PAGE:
✰✰✰✰ Imagine not being able to make a connection with other people even though you long to. As a young child, author John Elder Robison often played alone even though he wanted to play with other children. Robison’s peculiar behavior caused him to be viewed as an odd misfit or even worse as a social deviant. Things that came so easily to others, like smiling and conversation, were a challenge for Robison.
Misunderstood at school, Robison eventually dropped out. Luckily, he fell in with a group of musicians where his talents with electronics, sound, and special effects were appreciated, and his quirks were overlooked. While the clues to his odd behavior were always there, he went undiagnosed for four decades. Finally receiving his diagnosis of Asperger's explained a lot.
Through engaging stories that include putting his little brother in a five-foot deep hole to traveling with the rock group KISS to raising a child, Robison educates the reader about the autism spectrum.
The Bottom Line: When this book was first published there was very little out there in regards to first person accounts of what it is like to live with autism. Robison’s book brings the autism spectrum into the spotlight and educates readers about the often misunderstood disorder. Robison is a very high functioning Aspergian, who can describe what he has experienced.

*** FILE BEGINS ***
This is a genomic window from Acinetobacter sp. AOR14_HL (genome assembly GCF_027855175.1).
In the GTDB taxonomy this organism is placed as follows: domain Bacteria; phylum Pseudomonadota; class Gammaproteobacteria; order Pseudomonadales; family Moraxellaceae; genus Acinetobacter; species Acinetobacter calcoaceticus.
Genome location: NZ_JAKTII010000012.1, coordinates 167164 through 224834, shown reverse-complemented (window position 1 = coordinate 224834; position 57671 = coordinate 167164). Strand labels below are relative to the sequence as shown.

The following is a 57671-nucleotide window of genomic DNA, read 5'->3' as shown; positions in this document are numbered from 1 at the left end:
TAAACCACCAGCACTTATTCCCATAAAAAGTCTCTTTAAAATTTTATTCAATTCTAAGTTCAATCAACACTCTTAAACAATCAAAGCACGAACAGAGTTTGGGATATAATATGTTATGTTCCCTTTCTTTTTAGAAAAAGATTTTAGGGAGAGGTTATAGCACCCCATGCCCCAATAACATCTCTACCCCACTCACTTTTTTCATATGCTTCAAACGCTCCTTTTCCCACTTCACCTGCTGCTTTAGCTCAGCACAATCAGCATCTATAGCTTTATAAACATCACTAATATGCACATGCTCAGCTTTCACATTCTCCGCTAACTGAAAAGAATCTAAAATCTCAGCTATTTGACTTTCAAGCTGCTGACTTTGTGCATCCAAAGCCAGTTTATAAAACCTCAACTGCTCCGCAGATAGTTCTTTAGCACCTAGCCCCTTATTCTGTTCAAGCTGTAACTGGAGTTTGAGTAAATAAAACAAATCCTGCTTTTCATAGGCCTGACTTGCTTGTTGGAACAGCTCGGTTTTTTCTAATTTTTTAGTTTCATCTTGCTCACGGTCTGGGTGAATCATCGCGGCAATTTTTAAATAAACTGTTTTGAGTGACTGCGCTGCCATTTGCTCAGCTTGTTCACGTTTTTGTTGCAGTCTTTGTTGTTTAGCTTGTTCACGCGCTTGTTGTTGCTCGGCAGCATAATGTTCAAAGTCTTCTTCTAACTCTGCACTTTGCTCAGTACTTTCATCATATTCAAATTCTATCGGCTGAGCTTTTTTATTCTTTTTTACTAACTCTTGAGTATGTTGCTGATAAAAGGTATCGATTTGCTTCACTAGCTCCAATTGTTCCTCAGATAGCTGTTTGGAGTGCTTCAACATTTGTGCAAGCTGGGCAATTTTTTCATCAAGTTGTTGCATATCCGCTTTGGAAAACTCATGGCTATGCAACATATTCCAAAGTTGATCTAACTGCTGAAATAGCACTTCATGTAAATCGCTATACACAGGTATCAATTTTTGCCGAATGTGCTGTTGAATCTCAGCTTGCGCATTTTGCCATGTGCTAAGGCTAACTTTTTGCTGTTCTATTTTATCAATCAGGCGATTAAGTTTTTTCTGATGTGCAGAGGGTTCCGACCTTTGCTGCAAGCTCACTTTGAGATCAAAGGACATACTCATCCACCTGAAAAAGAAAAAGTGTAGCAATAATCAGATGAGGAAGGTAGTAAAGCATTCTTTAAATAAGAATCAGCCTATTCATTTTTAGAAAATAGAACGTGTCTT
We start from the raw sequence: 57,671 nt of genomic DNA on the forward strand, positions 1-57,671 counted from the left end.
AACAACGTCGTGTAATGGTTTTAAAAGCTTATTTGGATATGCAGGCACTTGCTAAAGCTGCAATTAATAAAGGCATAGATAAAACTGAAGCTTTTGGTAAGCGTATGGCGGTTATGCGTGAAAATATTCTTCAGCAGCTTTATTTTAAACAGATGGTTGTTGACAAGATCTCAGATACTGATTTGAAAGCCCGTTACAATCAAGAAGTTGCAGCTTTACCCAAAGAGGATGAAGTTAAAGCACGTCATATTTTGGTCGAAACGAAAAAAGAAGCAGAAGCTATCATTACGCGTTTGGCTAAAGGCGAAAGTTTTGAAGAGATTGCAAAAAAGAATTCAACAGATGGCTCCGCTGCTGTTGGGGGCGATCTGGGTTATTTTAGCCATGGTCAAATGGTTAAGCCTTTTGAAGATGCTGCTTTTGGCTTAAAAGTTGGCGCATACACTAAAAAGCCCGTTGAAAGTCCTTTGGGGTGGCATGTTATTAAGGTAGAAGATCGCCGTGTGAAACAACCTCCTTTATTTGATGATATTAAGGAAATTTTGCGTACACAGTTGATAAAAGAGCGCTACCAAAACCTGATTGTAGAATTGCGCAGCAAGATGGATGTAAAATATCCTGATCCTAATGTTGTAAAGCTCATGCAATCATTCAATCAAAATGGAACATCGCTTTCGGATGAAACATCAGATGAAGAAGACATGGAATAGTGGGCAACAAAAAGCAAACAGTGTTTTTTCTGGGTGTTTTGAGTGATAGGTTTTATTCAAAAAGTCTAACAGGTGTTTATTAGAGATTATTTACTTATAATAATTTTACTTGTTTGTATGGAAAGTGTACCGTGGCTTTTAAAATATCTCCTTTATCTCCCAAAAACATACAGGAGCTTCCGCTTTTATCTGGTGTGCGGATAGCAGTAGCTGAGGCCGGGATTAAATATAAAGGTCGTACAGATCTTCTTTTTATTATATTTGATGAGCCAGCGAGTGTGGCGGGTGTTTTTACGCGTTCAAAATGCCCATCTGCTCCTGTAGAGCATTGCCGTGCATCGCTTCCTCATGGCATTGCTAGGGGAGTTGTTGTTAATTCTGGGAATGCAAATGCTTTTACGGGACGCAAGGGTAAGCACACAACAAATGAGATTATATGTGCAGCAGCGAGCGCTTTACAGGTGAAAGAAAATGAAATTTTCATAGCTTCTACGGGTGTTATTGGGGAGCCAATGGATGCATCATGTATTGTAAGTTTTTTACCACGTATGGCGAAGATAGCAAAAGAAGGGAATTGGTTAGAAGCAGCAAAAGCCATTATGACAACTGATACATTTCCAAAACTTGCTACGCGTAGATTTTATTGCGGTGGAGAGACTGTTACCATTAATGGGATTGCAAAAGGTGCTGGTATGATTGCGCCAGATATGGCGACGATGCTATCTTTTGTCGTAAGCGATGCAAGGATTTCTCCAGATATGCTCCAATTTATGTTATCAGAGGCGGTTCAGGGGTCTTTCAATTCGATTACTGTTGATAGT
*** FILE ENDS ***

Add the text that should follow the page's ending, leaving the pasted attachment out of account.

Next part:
While his writing style is a bit robotic and there is some repetition, this book illustrates how the author can understand and relate to machines so well. The author reminds everyone that there are some disabilities you can’t see. Highly recommended reading for schools discussing bullying and accepting differences. This is an interesting look into Asperger’s Syndrome from the point of view of someone who had an awareness of what it's like to be different.
Book Club Notes: On a scale from 1 being the lowest to 5 being the highest, the group rating averaged about 3.25 stars with a range from 2 to 4.5 stars. While this discussion was very well attended, half the group really enjoyed the book and the other half did not. Everyone was eager to share their thoughts on this book. Some participants simply did not like the author, while others did not like the pranks he pulled. A few were concerned about the language and, thus, would not recommend it to others. One person felt that Robison’s story did not represent autism in general. That being said, we did agree that the author was brave and honest in the telling of his story. Also, we agreed that this book opened a dialogue about what it means to be different. Many of us will be checking out his other books and titles by his younger brother, Augusten Burroughs, as well.
For those concerned about coarse language, check out the paperback edition; the language has been cleaned up for younger readers. Even though there was a wide range of ratings, book clubs looking to discuss bullying, family dynamics, education, and autism will want to check this out. While it is true some of us had to agree to disagree, everyone had something to say about this book. Plus, best of all, we all learned something, which is one of the reasons we enjoy discussing nonfiction.
Check out the reading guide at LitLovers.
Details: Look Me In the Eye: My Life with Asperger’s by John Elder Robison. Paperback published by Broadway Books in 2008. 302 p. ISBN: 978-0-307-39618-1